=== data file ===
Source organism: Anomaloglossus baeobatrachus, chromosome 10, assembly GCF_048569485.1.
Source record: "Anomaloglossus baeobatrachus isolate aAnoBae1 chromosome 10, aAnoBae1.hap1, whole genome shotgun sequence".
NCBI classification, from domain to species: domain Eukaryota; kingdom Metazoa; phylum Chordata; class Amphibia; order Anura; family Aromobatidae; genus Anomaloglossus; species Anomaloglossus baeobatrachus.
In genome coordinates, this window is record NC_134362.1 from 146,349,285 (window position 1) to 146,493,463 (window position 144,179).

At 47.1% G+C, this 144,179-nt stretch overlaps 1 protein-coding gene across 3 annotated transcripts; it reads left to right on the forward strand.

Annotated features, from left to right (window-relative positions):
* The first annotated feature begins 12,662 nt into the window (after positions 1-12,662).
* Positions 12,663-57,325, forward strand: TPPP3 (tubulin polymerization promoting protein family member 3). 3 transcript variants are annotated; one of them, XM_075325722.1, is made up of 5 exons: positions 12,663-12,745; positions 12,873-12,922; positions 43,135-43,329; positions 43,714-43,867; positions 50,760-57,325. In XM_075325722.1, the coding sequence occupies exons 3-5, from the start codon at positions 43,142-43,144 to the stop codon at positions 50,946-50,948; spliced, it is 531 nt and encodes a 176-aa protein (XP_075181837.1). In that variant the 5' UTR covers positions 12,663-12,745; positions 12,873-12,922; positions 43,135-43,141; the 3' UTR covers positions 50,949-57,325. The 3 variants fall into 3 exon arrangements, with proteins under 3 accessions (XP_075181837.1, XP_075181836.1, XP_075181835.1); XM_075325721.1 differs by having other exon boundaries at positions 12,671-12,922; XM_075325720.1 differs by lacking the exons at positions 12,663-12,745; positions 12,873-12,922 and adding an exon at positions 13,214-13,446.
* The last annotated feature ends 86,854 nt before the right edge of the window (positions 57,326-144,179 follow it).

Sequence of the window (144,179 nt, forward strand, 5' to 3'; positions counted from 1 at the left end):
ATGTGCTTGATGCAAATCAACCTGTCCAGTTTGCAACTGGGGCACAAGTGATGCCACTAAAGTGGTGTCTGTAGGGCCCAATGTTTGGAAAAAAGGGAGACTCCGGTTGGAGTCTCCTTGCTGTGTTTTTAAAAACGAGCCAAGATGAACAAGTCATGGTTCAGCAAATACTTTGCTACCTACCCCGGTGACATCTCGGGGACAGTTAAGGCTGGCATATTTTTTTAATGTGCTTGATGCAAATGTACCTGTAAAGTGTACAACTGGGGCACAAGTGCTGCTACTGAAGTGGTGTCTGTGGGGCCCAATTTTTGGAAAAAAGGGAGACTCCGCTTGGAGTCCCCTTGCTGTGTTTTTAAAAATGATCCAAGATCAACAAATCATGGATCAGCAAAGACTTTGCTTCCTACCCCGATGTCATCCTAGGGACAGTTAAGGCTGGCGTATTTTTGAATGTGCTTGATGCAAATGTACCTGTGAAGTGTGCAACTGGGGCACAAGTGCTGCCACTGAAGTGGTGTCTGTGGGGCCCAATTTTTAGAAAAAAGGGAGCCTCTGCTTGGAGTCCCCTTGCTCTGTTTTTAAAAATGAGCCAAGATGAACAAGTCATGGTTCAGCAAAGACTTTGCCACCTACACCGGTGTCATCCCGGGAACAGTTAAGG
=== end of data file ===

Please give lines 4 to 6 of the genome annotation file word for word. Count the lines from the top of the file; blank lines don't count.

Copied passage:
In genome coordinates, this window is record NC_134362.1 from 146,349,285 (window position 1) to 146,493,463 (window position 144,179).

At 47.1% G+C, this 144,179-nt stretch overlaps 1 protein-coding gene across 3 annotated transcripts; it reads left to right on the forward strand.

Annotated features, from left to right (window-relative positions):